Citizen Scientists Investigating Cookies and App GDPR Compliance (CSI-COP)

CSI-COP-Lockup1CSI-COP is investigating GDPR compliance to better understand how far Internet users are being tracked-by-default as they use the Internet visiting websites and apps on their mobile devices. CSI-COP is engaging with citizen scientists to address the growing concerns in society around privacy issues, and the methods that attempt to ensure integrity in the collection and use of data.

Regardless of background, a community of CSI-COP citizen scientists is being recruited from across Europe and beyond. A series of free-to-attend workshops and a MOOC have been developed with training material to informally educate about the GDPR. CSI-COP’s community of citizen scientists are being fully trained to explore cookies and apps for embedded trackers. Supported throughout their research, CSI-COP citizen scientists are expected to investigate cookies on websites they normally visit, and apps on smart devices they use daily. And, finally, they are encouraged to record and report the number and types of trackers they uncover in cookies and apps.

CSI-COP’s well-connected partners comprising six universities, one non-profit, two SMEs and TDL are geared to promote and support the citizen scientists as role models, with the university partners to promote them as pro-privacy champions after the end of the project.

The findings on digital trackers uncovered by the citizen scientists are to be systematically mapped by the project to produce a taxonomy of trackers, which will be used to create an online repository, available as an open-access knowledge resource on trackers embedded in cookies and apps. This knowledge resource will be a tool useful tool to the diverse group of stakeholders.

To get further insights into citizen science, check out interviews with Darlene Chevalier, creator of the SciStarter program and Professor Vian Bakir, CSI-COP Advisory Board member.

Communication, benefits and impacts

It is anticipated that the development of new knowledge and innovations will benefit not only the citizen scientists  – and the societal, democratic and economic costs and benefits of citizen science – but also have an impact on responsible research and innovation, on GDPR compliance and societies understanding and attitudes towards privacy as well as how they continue to use Internet resources, especially among the young and vulnerable.

The results of the project will benefit a wide and varied range of stakeholders.

For policy and strategy impact:

  • data protection policy makers
  • GDPR compliance authorities

To create awareness from a technology perspective:

  • data protection and privacy researchers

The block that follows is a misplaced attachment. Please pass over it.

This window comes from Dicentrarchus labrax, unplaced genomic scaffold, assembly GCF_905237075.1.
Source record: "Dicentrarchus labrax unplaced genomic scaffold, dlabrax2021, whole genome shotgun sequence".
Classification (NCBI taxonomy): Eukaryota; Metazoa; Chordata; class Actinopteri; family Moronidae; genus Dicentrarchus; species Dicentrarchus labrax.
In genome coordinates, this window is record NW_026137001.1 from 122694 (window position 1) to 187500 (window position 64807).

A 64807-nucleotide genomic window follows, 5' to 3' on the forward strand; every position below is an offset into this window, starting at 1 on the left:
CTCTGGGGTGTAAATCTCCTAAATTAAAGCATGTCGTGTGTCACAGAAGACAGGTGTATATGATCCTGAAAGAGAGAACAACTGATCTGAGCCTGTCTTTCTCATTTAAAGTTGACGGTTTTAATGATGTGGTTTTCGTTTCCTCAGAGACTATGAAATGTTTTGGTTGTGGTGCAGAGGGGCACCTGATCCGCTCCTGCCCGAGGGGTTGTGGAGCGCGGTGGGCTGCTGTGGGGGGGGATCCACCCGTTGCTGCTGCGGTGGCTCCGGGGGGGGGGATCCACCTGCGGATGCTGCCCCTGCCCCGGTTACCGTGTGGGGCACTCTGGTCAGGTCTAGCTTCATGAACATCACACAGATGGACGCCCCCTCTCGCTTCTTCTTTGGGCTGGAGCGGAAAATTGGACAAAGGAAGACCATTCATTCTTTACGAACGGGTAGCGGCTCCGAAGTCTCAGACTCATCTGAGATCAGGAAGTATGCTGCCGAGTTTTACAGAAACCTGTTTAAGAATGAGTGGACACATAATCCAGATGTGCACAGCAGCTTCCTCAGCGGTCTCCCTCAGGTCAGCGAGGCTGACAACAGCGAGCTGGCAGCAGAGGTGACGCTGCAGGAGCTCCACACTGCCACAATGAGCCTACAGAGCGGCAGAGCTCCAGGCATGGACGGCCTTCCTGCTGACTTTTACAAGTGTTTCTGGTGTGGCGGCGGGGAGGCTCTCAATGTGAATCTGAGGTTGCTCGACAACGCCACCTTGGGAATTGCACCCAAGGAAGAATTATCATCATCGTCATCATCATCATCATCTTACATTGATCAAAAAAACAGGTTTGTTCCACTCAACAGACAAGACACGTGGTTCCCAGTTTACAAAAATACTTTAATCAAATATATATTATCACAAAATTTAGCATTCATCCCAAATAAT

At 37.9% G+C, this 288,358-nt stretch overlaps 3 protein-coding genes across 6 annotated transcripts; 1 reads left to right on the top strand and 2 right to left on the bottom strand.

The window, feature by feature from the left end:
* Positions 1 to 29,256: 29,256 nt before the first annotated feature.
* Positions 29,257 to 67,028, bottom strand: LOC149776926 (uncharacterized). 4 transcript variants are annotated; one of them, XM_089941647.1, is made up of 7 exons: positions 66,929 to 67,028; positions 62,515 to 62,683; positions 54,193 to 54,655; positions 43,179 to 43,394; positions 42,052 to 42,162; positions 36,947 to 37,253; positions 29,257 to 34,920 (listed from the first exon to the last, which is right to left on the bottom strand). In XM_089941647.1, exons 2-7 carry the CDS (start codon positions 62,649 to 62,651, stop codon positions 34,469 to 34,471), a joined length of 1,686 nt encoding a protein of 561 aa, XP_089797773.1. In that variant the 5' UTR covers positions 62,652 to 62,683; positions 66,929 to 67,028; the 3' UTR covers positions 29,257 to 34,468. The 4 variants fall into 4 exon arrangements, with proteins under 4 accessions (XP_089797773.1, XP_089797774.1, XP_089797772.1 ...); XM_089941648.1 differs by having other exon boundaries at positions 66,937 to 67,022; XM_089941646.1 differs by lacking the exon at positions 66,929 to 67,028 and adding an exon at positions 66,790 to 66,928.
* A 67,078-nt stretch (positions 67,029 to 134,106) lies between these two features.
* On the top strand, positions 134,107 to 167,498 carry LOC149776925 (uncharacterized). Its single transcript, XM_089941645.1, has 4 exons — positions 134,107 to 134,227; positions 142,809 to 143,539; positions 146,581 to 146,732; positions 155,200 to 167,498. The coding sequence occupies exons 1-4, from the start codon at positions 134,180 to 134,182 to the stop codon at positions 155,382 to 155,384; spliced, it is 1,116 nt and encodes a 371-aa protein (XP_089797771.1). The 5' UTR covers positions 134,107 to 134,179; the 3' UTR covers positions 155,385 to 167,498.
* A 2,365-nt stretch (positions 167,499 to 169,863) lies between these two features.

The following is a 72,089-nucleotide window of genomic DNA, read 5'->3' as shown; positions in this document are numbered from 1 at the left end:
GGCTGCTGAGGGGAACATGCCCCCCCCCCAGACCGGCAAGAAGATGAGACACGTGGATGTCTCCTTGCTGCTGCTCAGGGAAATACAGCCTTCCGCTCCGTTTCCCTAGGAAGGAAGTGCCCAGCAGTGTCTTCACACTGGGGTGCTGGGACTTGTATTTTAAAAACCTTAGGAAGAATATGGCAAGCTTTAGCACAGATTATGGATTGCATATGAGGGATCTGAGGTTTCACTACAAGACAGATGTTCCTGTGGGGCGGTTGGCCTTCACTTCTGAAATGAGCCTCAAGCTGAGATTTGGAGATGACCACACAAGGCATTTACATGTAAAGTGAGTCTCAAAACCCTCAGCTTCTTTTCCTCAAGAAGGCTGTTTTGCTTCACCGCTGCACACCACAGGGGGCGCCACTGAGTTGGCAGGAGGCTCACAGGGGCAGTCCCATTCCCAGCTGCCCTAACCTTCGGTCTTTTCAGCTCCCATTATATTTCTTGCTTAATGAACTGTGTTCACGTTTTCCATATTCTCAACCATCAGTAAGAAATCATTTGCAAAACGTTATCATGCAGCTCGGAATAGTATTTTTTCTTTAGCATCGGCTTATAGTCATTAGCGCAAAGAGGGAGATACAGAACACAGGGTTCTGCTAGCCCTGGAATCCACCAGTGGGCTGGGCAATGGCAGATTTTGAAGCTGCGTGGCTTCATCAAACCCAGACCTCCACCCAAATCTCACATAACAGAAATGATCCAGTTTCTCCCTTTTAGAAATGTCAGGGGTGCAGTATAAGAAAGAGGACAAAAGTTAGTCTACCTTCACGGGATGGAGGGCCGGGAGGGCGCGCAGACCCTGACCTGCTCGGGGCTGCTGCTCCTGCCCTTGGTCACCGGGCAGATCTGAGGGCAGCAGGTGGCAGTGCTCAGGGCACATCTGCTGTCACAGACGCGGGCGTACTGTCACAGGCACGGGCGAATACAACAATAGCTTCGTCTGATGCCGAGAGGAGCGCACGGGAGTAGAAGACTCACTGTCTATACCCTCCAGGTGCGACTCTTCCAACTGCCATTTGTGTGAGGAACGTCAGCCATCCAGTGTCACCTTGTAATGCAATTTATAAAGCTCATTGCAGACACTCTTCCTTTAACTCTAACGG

• citizen science researchers
  • technology journalists
  • software developers
  • scientific publications

The societal impact will benefit:

  • parents
  • teachers
  • educators
  • higher education curriculum developers
  • any organisation that provides computers for public use such as libraries.

The principal communication channels are social media and scientific publications. CSI-COP is also undertaking a number of dissemination and communication events during the course of the project in the form of citizen science-stakeholder cafés and parent-teacher round tables in six different geographic locations across Europe as well as the final project conference to which all stakeholders will be invited.

Methodology

CSI-COP’s is recruiting citizen scientists to investigate GDPR compliance in cookies and apps as part of their daily online routine which requires:

  • Understanding issues in citizen science engagement such as motivation including drop-off in interest if not supported
  • Adopting the best methods for recruitment of an inclusive community of citizen scientists from a broad background comprising both young people and adults
  • Developing effective training materials that are easy to follow in the project training workshops to enable citizen scientists to learn about GDPR, and how to investigate GDPR compliance in cookies and apps
  • Sustaining the citizen scientists’ motivation through the investigation phase ensuring queries on execution are answered promptly by the consortium scientists
  • Receiving sufficient information from citizen scientists on trackers in cookies and apps that can be recorded in databases as they are collected
  • Systematically mapping tracker types producing a taxonomy of digital trackers, from which a repository of trackers is designed as an open-access web-based knowledge resource of trackers in cookies and apps
  • Communicating, disseminating and exploiting the project results including raising awareness of the repository as a tool for data protection policy makers, privacy researchers, technology journalists, citizen science researchers, educators, software developers, members of the general public through the main project event, scientific publications, citizen science-stakeholder cafés, and parent-teacher round tables